Let the shopping begin!

Published 3:58 pm Saturday, November 28, 2009

It may have been early in the morning, but that didn’t keep hundreds of area shoppers from heading to the stores in Albert Lea Friday during the traditional day-after-Thanksgiving Black Friday frenzy.

The nation’s retailers expanded their hours and offered deep discounts on everything from toys to TVs in hopes of getting consumers, many of whom are worried about high unemployment and tight credit, to open their wallets.

A number of stores, including Walmart, opened on Thanksgiving, hoping to make the most of the extra hours. The Medford Outlets in Owatonna opened at midnight Friday.

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But worries about jobs clearly were on top of shoppers’ minds as they focused on big bargains and practical gifts.

Locally, sales began as early as 4 a.m. at Herberger’s and 5 a.m. at Walmart and ShopKo in Albert Lea.

Hot items at Walmart were anything in the electronics department, including flat-screen televisions, laptops and iPods. There were also $7 reversible bubble jackets and $7 winter boots.

Shopko also offered reduced prices on TVs, mp3 players, camcorders and portable DVD players.

Herberger’s had doorbusters for reversible down comforters for $19.97 and a $10 off coupon for anything over $10, to name a few.

Resident Mary Johnson and her daughters Esther Martinez and Michelle Johnson were just three of the many customers who lined up before 5 a.m. Friday in front of Albert Lea’s Shopko.

The family said the economy has definitely impacted their shopping this holiday season.

Michelle Johnson said she recently got laid off with the closing of Movie Gallery in Albert Lea, and Martinez said her husband got laid off as well.

“The kids are asking for smaller gifts,” Mary Johnson said. “They understand it’s harder.”

But with being able to spend less, they’re getting more small gifts to give to the kids, which will mean more to open, Michelle Johnson said.

After looking at the store’s advertisements, the family had planned out exactly what they wanted ahead of time so that when the doors opened, they had a plan of where to go and what to get first.

Mary and Michelle Johnson stuck together while Martinez went her own way.

The Johnson mother-daughter duo first went to the electronics department, where after a little searching they found a portable DVD player, a VCR/DVD combination player and a Tracfone.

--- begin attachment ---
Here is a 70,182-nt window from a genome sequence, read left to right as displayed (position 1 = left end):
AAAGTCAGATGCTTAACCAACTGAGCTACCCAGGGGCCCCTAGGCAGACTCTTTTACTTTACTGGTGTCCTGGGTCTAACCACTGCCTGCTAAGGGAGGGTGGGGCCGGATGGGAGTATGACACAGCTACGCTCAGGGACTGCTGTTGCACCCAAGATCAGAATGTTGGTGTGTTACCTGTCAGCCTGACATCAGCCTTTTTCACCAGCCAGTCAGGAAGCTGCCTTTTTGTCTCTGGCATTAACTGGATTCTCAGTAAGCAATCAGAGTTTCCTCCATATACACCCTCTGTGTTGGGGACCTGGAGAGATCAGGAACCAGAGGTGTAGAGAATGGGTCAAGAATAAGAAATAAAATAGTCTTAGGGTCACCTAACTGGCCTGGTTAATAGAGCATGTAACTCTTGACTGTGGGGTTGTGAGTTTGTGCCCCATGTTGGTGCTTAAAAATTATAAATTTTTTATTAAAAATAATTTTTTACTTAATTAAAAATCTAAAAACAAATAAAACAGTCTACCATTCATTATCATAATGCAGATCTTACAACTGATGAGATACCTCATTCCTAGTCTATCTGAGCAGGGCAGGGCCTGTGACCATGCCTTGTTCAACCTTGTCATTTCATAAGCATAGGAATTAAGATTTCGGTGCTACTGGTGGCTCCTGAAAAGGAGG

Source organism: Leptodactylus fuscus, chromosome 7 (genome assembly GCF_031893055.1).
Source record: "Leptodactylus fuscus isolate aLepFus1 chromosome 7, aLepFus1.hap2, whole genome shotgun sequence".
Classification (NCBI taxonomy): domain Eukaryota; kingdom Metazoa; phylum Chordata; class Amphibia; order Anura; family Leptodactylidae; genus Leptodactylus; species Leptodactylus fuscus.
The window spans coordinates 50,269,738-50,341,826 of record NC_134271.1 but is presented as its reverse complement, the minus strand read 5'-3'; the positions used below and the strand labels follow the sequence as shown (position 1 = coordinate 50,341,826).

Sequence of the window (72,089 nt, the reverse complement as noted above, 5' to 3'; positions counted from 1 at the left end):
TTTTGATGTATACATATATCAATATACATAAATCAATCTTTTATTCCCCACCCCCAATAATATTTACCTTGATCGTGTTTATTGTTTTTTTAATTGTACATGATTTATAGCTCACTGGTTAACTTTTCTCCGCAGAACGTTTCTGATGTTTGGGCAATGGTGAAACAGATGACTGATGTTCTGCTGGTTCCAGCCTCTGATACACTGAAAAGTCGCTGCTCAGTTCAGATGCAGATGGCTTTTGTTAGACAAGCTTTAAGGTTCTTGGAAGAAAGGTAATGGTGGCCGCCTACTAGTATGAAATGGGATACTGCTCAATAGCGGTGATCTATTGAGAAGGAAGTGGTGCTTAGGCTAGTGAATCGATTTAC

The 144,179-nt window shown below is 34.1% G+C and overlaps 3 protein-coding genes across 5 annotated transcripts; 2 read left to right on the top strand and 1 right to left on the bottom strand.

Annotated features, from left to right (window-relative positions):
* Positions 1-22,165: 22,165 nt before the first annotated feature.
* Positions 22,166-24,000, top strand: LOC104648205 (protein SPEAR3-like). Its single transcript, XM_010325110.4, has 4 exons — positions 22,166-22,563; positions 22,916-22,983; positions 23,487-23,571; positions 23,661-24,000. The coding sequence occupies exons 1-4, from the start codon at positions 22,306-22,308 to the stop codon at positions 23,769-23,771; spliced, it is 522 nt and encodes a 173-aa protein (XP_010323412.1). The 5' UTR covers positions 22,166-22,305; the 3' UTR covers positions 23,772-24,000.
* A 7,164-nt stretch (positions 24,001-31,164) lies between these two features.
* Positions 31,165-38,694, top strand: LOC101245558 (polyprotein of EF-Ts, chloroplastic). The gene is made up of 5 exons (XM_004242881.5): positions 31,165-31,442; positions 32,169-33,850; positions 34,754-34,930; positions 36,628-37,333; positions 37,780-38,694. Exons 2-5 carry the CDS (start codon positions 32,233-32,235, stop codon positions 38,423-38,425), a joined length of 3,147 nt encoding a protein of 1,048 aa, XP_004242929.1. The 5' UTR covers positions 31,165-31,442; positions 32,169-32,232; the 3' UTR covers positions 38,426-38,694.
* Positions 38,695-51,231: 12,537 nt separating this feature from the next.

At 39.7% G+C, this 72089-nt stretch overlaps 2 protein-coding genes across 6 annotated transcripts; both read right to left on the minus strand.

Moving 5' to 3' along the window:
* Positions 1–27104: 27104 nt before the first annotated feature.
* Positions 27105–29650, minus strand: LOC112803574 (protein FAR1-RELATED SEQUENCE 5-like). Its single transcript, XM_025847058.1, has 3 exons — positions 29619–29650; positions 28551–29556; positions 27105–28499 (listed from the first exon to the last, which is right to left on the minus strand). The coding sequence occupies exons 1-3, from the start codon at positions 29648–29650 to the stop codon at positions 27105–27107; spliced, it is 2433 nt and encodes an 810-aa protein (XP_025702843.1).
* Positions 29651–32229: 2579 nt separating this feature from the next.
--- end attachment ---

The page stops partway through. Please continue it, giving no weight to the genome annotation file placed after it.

That’s where a lot of the early-morning rush went, as people went to snatch up deals on digital cameras, DVDs and other electronics.

By the time the mother and daughter left the store, they also purchased some earrings on sale for $5.99 from $59.99 and a Snuggie blanket, which sold for $9.99 at the store.

Martinez also walked out with a Snuggie along with some other items.

The family met up near the Shopko entrance after their shopping trip, which took less than an hour.

“This year’s probably the best year ever,” Michelle Johnson said. “We got everything we needed.”

At Walmart, where the parking lot was full and people were parking down the street, lines wound through the store, as people with cartloads waited to purchase their items.

Some showed frustration as they walked out of the store, warning others of the long wait.

Doorbuster sales continued through 11 a.m. at Walmart and Shopko and through 1 p.m. at Herberger’s. Other sales went through the weekend.

Black Friday gets its name because it traditionally was the day when huge crowds would push stores into “the black,” or profitability. But the weekend doesn’t provide a forecast for the rest of the season, which accounts for as much as 40 percent of annual sales and profits for many stores.

Still, retailers closely study buying patterns for the Thanksgiving weekend to gauge shoppers’ mindset — what kinds of items they’re buying, what deals are luring them.

Stores need to perform well for the traditional start because chances are slim they’ll be able to make up for lost sales for the rest of the season.